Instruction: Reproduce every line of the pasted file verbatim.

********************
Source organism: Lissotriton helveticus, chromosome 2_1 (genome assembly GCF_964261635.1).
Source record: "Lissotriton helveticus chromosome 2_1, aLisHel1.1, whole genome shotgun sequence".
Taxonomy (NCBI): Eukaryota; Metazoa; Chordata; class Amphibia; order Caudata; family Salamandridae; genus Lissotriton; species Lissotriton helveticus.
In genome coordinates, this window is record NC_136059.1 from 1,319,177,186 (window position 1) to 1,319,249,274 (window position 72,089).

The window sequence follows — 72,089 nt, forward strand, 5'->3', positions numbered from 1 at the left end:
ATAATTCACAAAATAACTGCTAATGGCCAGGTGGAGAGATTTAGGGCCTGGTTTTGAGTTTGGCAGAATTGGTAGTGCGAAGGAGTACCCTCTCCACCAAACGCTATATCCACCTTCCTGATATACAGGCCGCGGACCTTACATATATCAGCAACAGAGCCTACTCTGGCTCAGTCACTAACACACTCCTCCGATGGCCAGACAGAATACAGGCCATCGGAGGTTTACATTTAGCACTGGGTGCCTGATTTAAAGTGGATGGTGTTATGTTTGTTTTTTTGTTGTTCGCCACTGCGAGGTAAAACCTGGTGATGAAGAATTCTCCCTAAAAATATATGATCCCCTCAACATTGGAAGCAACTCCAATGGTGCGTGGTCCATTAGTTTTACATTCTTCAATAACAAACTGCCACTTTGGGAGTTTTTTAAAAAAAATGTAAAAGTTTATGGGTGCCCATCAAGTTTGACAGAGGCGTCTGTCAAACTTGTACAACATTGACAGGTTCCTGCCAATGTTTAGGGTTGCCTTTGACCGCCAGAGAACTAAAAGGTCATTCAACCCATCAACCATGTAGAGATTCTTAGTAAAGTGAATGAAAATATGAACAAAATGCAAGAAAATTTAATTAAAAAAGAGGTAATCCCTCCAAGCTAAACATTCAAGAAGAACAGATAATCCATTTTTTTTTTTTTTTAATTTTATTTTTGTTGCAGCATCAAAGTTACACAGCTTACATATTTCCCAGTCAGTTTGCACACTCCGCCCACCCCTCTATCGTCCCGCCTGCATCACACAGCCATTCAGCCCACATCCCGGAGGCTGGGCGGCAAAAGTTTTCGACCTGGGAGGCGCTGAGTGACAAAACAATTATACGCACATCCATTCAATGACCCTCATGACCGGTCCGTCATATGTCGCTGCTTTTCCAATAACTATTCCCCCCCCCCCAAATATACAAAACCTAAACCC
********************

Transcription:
Source organism: Lissotriton helveticus, chromosome 2_1 (genome assembly GCF_964261635.1).
Source record: "Lissotriton helveticus chromosome 2_1, aLisHel1.1, whole genome shotgun sequence".
Taxonomy (NCBI): Eukaryota; Metazoa; Chordata; class Amphibia; order Caudata; family Salamandridae; genus Lissotriton; species Lissotriton helveticus.
In genome coordinates, this window is record NC_136059.1 from 1,319,177,186 (window position 1) to 1,319,249,274 (window position 72,089).

The window sequence follows — 72,089 nt, forward strand, 5'->3', positions numbered from 1 at the left end:
ATAATTCACAAAATAACTGCTAATGGCCAGGTGGAGAGATTTAGGGCCTGGTTTTGAGTTTGGCAGAATTGGTAGTGCGAAGGAGTACCCTCTCCACCAAACGCTATATCCACCTTCCTGATATACAGGCCGCGGACCTTACATATATCAGCAACAGAGCCTACTCTGGCTCAGTCACTAACACACTCCTCCGATGGCCAGACAGAATACAGGCCATCGGAGGTTTACATTTAGCACTGGGTGCCTGATTTAAAGTGGATGGTGTTATGTTTGTTTTTTTGTTGTTCGCCACTGCGAGGTAAAACCTGGTGATGAAGAATTCTCCCTAAAAATATATGATCCCCTCAACATTGGAAGCAACTCCAATGGTGCGTGGTCCATTAGTTTTACATTCTTCAATAACAAACTGCCACTTTGGGAGTTTTTTAAAAAAAATGTAAAAGTTTATGGGTGCCCATCAAGTTTGACAGAGGCGTCTGTCAAACTTGTACAACATTGACAGGTTCCTGCCAATGTTTAGGGTTGCCTTTGACCGCCAGAGAACTAAAAGGTCATTCAACCCATCAACCATGTAGAGATTCTTAGTAAAGTGAATGAAAATATGAACAAAATGCAAGAAAATTTAATTAAAAAAGAGGTAATCCCTCCAAGCTAAACATTCAAGAAGAACAGATAATCCATTTTTTTTTTTTTTTAATTTTATTTTTGTTGCAGCATCAAAGTTACACAGCTTACATATTTCCCAGTCAGTTTGCACACTCCGCCCACCCCTCTATCGTCCCGCCTGCATCACACAGCCATTCAGCCCACATCCCGGAGGCTGGGCGGCAAAAGTTTTCGACCTGGGAGGCGCTGAGTGACAAAACAATTATACGCACATCCATTCAATGACCCTCATGACCGGTCCGTCATATGTCGCTGCTTTTCCAATAACTATTCCCCCCCCCCCAAATATACAAAACCTAAACCC